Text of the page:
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Fashion is fickle. Tastes change. This is as true for food as it is for couture. In restaurants, tuna tartare gives way to house-made charcuterie, Italian flavors to Southern, then Asian, ones. Yesterday’s risotto is replaced by today’s grits — at least until grains like freekeh (roasted wheat) and quinoa begin to encroach. What’s in, out, and upcoming on Boston menus right now? Let’s take a look.
5 minutes ago: Poutine Hailing from Quebec, this dish of fries with gravy and cheese curds took gastropub menus by storm. It’s traditionally consumed late at night after too much drink. Can’t imagine why it’s been such a hit locally. Where to eat: The Gallows, 1395 Washington St., Boston. 617-425-0200. www.thegallowsboston.com. Simple poutine, $10.
Flavor of the month: Banh mi These Vietnamese sandwiches feature French bread filled with meat, fish, or tofu, pickled vegetables, cucumbers, cilantro, chilies, and mayonnaise. Bought from a counter in Dorchester or Chinatown, they are one of the best cheap meals in town. The banh mi has now made the transition to non-Vietnamese restaurants, where the price tag is inevitably higher. Where to eat: Strip-T’s, 93 School St., Watertown. 617-923-4330. www.stripts.com. Eggplant banh mi, $9.
On the rise: Ramen A far cry from the college staple, this handmade dish of noodles and soup is cult-y comfort food in Japan. Here it appears largely on late-night menus and in pop-up restaurants, but it’s starting to have a presence on regular menus. Where to eat: Uni, 370 Commonwealth Ave., Boston. 617-536-7200. www.unisashimibar.com. Ramen served Friday and Saturday after 11 p.m., $10.
5 minutes ago: Meatballs Made with pork, beef, veal, or shrimp. In red sauce, sweet-and-sour, with Asian herbs. Meatballs turned up everywhere, the perfect little snack. Where to eat: Il Casale, 50 Leonard St., Belmont. 617-209-4942. www.ilcasalebelmont.com. Maiale (pork) meatballs, $7.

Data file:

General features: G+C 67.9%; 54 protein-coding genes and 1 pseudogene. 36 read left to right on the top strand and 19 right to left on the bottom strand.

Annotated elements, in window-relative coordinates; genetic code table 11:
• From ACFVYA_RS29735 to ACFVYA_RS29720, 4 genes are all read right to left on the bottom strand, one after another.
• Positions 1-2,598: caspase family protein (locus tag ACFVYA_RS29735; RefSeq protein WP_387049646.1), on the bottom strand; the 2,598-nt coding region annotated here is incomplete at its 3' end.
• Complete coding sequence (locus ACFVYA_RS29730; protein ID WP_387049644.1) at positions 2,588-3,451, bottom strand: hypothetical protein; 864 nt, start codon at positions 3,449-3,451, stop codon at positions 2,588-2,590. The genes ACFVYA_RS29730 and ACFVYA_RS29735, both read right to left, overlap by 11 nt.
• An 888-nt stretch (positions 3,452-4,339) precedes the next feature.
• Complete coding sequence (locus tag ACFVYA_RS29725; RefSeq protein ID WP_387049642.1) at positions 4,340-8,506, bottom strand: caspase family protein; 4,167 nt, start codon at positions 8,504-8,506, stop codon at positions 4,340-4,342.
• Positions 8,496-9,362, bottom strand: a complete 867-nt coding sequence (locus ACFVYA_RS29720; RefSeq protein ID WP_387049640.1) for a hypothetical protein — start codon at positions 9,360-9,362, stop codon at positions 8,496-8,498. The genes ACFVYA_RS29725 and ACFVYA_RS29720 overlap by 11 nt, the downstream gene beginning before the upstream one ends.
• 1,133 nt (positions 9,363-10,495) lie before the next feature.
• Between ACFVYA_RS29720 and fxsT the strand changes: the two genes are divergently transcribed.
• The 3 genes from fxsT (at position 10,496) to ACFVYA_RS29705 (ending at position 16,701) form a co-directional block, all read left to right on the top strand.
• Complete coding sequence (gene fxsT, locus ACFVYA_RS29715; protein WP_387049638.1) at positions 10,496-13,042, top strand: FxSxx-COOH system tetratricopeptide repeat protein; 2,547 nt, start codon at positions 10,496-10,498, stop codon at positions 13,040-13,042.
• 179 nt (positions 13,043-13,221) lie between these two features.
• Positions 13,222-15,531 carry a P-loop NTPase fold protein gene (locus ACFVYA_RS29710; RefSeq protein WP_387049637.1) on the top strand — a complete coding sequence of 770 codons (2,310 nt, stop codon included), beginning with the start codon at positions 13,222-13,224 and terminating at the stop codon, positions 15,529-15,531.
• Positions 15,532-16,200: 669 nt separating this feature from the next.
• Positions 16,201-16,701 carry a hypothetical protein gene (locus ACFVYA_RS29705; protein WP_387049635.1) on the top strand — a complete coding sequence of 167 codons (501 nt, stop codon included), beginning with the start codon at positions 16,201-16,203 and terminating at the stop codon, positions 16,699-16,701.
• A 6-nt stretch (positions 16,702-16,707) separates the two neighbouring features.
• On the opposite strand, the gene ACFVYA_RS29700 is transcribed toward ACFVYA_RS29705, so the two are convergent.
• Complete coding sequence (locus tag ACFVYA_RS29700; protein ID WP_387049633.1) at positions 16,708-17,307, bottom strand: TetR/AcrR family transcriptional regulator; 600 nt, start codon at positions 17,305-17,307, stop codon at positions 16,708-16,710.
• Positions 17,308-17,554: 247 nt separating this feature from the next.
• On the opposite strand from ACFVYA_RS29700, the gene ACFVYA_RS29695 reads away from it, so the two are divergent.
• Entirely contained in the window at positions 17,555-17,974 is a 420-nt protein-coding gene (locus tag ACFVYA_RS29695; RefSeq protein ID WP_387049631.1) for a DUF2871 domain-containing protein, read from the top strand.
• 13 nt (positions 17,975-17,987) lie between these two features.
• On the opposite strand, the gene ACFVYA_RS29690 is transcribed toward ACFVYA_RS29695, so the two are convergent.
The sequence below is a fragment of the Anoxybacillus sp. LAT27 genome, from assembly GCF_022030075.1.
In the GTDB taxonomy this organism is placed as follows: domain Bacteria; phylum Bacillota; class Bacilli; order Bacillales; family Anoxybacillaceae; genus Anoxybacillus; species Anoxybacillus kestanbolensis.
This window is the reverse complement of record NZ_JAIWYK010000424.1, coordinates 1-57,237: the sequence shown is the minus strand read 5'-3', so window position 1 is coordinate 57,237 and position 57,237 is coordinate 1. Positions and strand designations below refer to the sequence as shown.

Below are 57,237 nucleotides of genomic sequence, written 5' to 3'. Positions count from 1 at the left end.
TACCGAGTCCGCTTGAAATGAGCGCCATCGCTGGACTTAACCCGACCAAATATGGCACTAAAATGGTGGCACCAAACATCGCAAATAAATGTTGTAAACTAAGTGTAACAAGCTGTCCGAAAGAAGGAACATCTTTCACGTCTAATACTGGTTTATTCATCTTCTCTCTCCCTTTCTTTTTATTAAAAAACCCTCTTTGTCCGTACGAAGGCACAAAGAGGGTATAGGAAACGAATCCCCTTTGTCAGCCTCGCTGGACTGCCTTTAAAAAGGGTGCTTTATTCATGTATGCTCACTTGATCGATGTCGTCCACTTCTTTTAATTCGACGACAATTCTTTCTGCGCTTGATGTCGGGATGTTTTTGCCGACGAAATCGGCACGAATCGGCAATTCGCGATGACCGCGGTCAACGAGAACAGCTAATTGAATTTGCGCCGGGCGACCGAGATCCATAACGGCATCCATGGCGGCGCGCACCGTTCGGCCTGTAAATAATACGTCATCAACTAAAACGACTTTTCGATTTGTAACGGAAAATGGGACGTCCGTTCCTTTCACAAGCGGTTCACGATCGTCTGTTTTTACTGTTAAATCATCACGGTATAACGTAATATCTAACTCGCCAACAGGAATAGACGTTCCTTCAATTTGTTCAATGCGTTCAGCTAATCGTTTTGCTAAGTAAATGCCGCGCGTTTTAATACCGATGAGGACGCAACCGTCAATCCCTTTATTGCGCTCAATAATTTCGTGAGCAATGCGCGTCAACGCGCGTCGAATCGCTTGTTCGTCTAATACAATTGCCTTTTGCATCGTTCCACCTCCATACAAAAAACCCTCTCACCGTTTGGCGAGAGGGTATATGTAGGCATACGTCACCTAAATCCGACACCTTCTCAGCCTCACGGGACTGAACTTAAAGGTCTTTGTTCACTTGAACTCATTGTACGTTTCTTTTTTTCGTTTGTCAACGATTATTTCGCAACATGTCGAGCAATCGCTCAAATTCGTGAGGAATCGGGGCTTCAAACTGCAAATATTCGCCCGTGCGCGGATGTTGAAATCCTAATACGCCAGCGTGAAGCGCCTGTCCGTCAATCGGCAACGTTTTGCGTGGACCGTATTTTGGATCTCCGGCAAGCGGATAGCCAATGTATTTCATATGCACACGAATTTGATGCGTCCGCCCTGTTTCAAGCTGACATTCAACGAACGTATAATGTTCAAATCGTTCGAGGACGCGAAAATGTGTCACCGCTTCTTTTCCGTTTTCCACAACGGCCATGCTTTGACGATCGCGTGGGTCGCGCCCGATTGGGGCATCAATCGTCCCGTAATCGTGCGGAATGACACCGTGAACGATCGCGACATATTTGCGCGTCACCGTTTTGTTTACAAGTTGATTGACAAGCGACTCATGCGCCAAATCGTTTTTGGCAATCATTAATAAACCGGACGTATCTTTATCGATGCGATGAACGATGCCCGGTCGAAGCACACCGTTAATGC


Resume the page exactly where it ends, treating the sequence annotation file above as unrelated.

Flavor of the month: Flatbread It’s not pizza. It’s a pizza-like crust topped with things one might put on a pizza. Flatbread just sounds so much classier. If you’re eating at a restaurant in 2012, chances are flatbread is on the menu. Where to eat: Trade, 540 Atlantic Ave., Boston. 617-451-1234. www.trade-boston.com. Lamb sausage flatbread, $15.
On the rise: Pork buns Chinese cha siu bao, steamed buns filled with pork, are a dim sum staple. In New York, the restaurant Momofuku spread them to a wider audience. They haven’t made a huge splash in this city yet, but as chefs increasingly incorporate Asian flavors, we will see more. Where to eat: East by Northeast, 1128 Cambridge St., Cambridge. 617-876-0286. www.exnecambridge.com. Crispy pork belly on mantou bread, $9.
5 minutes ago: Pickles House-made pickles were ubiquitous to the point of mockery — they inspired a sketch on IFC comedy “Portlandia.” “We can pickle that!,” announced the show’s stars, about everything from CD jewel cases to parking tickets. Fortunately, area chefs tended to stick to things like locally grown turnips and radishes. Where to eat: Grillo’s Pickles, 1075 Cambridge St., Cambridge. (More locations on website.) www.grillospickles.com. Pickles, assorted prices.
Flavor of the month: Cauliflower The new Brussels sprout, once considered unappetizing. It can be found raw, roasted, grilled, and, yes, pickled — served with everything from bone marrow to chorizo to pine nuts and golden raisins. Where to eat: Tico, 222 Berkeley St., Boston. 617-351-0400. www.ticoboston.com. Roasted cauliflower with creamy chipotle and crunchy fava beans, $8.
On the rise: Shishito peppers These little Japanese peppers are served grilled or roasted until the skins blister, with plenty of coarse salt. They can be sprinkled with citrus or showered with bonito flakes, served at Asian, Mexican, or Spanish restaurants. About 1 in 10 is spicy, so eating is an adventure. Where to eat: Estragon Tapas Bar, 700 Harrison Ave., Boston. 617-266-0443. www.estragontapas.com. Pimientos shishito, $7.
Bird is the word
5 minutes ago: Duck confit Curing duck legs in salt and cooking them in their own fat yields rich, tender meat and crisp skin. Duck confit appeared both as the star of the dish and an accessory, shredded into everything from salads to spring rolls to quesadillas. Where to eat: Deuxave, 371 Commonwealth Ave., Boston. 617-517-5915. www.deuxave.com. Duck confit, $14.
Flavor of the month: Fried chicken A Southern specialty that’s taken hold in non-Southern restaurants. Most often spotted with its partner, waffles. Where to eat: Trina’s Starlite Lounge, 3 Beacon St., Somerville. 617-576-0006. www.trinastarlitelounge.com. Fried chicken and waffles, $14. Continued...